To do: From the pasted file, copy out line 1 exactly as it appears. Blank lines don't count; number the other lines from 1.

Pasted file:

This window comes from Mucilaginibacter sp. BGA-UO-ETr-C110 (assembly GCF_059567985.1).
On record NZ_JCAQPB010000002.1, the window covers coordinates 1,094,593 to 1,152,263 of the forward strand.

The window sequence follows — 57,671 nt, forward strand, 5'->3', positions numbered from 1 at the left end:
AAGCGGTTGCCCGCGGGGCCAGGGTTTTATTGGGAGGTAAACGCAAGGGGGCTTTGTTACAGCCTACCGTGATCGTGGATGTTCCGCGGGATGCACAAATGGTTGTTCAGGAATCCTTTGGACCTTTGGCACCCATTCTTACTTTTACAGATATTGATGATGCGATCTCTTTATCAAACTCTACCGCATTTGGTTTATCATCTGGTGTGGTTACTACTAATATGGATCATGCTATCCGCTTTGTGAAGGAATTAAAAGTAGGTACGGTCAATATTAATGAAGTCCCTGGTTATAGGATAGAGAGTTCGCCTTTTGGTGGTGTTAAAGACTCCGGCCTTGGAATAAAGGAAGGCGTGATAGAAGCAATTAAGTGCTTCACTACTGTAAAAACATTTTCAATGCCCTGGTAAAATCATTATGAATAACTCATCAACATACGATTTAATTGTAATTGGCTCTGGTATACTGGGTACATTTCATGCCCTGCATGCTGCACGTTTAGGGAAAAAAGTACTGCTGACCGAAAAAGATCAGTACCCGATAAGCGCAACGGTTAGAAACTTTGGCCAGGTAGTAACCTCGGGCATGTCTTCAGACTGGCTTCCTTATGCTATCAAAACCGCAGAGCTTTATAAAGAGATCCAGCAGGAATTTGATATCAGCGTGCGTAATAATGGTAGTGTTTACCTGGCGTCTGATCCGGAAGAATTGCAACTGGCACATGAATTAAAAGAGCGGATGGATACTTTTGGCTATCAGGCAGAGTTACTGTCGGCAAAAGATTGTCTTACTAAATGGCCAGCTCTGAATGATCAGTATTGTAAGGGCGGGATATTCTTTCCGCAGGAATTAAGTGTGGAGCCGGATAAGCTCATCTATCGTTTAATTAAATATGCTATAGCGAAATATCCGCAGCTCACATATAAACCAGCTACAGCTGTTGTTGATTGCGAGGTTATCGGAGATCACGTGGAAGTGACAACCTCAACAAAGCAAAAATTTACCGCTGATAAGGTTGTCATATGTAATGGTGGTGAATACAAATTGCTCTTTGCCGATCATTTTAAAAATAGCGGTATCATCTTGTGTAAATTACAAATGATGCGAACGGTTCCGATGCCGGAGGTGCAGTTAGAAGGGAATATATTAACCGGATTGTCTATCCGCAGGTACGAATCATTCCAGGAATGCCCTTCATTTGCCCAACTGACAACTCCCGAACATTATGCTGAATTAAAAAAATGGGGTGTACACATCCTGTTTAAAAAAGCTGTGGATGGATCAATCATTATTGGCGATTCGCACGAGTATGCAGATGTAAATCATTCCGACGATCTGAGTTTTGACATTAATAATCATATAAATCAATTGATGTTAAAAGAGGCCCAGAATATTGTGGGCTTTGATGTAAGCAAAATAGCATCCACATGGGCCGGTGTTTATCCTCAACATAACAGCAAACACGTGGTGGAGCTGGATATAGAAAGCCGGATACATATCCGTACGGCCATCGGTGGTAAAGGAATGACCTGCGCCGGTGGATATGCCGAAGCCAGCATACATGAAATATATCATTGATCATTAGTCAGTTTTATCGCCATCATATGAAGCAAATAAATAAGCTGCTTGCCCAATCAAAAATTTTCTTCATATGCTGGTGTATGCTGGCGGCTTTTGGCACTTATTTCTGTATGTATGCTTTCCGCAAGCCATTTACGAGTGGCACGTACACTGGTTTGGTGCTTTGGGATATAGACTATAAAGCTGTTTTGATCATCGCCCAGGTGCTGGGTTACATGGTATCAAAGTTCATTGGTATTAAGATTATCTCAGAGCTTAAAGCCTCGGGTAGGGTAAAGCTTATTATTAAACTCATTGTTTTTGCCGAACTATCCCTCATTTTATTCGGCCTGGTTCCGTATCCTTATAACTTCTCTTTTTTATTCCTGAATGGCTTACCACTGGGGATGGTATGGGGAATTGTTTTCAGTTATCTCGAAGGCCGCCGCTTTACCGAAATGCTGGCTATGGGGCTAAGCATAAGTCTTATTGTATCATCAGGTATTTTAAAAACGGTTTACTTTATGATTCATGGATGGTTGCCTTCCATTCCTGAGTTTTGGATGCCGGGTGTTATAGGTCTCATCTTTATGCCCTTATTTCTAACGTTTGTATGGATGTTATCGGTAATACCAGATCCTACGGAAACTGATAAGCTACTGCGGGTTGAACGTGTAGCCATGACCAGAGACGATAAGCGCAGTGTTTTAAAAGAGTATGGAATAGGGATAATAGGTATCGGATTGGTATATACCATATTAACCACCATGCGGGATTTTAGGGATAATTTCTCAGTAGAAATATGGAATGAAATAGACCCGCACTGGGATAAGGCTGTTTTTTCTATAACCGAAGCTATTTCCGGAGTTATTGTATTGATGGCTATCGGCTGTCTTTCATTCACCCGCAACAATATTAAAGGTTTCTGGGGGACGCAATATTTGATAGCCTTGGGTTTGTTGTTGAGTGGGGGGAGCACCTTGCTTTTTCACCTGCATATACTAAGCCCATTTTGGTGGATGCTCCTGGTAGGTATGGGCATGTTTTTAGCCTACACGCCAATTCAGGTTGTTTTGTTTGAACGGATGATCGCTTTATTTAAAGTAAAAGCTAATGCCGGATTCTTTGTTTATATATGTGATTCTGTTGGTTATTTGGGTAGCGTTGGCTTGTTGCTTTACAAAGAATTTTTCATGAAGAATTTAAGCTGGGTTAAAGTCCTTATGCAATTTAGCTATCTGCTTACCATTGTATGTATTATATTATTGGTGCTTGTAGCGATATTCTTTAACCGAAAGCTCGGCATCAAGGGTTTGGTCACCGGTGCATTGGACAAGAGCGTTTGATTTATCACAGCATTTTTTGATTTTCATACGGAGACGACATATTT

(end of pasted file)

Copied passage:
This window comes from Mucilaginibacter sp. BGA-UO-ETr-C110 (assembly GCF_059567985.1).